Queen Sofía on cultural visit to Cádiz
By David Eade
She started her schedule at the former Military Governor’s headquarters, an 18th century building which has now been converted into the Reina Sofia Cultural Centre. After arriving at 19.00, the Queen officially inaugurated the centre before being given a guided tour of its three storeys, which now contain municipal offices, a museum dedicated to sculptures by Vasallo, and the new Joly Foundation library. After leaving the cultural centre named in her honour the queen went to the Plaza de Fray Félix in El Pópulo to see the recently restored Bishop’s palace. Later, after dining at the Parador Hotel Atlántico, the Queen was then driven to the new Flamenco Art Centre in the Santa María district to enjoy a gala show before returning to the hotel where she stayed the night.
Study shows annual testing for lung cancer saves
By Oliver McIntyre
A MEDICAL RESEARCHER FROM NAVARRA UNIVERSITY HAS CALLED ON SPANISH OFFICIALS TO CONSIDER ANNUAL TESTING PROGRAMMES AIMED AT EARLY DETECTION OF LUNG CANCER IN SMOKERS, AFTER A STUDY THAT THE UNIVERSITY PARTICIPATED IN SHOWED THAT SUCH SCREENING SAVES LIVES.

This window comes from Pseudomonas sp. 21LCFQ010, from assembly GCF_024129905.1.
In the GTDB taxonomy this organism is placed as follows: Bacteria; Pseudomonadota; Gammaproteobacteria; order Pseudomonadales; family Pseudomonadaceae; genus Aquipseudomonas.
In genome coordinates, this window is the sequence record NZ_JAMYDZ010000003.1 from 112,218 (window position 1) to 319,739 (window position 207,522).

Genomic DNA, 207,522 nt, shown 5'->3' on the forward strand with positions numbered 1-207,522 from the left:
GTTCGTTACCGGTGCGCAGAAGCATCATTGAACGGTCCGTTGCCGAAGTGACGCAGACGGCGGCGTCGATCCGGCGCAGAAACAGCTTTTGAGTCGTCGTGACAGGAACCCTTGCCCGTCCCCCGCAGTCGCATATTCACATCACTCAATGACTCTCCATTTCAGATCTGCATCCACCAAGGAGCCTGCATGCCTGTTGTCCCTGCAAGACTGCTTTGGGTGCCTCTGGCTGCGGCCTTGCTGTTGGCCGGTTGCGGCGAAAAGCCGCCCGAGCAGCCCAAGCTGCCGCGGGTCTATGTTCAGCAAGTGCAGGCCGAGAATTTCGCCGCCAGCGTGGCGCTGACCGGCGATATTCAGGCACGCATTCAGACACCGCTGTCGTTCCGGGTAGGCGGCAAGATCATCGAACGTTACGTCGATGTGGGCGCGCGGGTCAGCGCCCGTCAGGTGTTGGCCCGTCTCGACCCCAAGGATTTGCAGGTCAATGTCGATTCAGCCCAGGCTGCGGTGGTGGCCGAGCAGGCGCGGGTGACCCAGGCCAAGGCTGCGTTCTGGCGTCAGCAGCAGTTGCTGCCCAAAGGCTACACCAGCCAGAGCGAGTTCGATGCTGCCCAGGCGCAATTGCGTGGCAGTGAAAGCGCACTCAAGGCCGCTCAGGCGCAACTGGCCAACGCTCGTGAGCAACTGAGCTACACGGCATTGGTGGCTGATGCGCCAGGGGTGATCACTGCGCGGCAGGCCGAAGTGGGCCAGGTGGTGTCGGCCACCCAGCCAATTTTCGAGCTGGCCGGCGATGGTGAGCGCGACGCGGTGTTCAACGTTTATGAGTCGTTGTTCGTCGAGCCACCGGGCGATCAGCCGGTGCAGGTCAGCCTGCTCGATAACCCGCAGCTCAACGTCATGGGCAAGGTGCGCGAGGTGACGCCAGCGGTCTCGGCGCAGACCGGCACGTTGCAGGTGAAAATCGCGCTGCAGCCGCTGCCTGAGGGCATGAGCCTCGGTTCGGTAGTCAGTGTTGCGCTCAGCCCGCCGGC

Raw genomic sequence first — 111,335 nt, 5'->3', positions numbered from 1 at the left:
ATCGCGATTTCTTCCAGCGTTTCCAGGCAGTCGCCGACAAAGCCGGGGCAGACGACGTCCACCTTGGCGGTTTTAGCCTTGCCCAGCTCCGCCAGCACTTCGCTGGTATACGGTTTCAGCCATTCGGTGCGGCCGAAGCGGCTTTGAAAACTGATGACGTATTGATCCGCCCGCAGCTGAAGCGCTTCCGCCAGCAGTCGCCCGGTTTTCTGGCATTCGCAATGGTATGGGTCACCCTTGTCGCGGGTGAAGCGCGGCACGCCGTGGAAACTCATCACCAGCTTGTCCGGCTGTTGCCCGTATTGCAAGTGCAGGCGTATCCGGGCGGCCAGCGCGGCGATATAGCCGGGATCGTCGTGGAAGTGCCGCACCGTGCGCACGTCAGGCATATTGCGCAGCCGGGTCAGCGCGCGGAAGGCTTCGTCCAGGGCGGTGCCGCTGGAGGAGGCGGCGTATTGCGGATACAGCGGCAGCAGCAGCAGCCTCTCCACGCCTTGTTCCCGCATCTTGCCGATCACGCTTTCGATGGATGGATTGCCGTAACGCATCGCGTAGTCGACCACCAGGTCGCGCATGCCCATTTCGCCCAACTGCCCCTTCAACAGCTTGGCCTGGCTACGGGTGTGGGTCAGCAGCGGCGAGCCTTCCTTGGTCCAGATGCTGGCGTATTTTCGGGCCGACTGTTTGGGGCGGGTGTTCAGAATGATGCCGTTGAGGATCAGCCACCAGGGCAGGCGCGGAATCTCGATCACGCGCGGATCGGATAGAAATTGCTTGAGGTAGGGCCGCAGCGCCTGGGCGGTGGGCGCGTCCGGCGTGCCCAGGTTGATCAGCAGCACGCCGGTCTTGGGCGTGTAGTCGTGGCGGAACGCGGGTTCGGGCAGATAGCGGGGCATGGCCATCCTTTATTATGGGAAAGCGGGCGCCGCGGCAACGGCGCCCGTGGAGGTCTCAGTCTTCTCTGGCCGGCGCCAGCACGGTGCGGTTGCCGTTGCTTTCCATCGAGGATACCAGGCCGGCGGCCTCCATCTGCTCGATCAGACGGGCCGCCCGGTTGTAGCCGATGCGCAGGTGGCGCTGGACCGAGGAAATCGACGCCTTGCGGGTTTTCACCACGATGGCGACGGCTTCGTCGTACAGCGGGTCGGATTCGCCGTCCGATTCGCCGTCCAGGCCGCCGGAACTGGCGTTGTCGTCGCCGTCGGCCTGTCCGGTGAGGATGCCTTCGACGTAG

In the study of 31,567 people in seven countries, annual low-dose CT screening detected lung cancer at its earliest stage in 85 per cent of cases, and prompt surgery following detection resulted in a 92 per cent 10-year survival rate.
Lung cancer was detected in 484 participants, 412 of whom were at Stage I. Those whose cancer was detected at Stage I and who chose not to be treated all died within five years. Overall, the estimated 10-year survival rate for the 484 people diagnosed with cancer was 80 per cent.
The results of the study, called the International Early Lung Cancer Action Project, were published in the October 26 New England Journal of Medicine.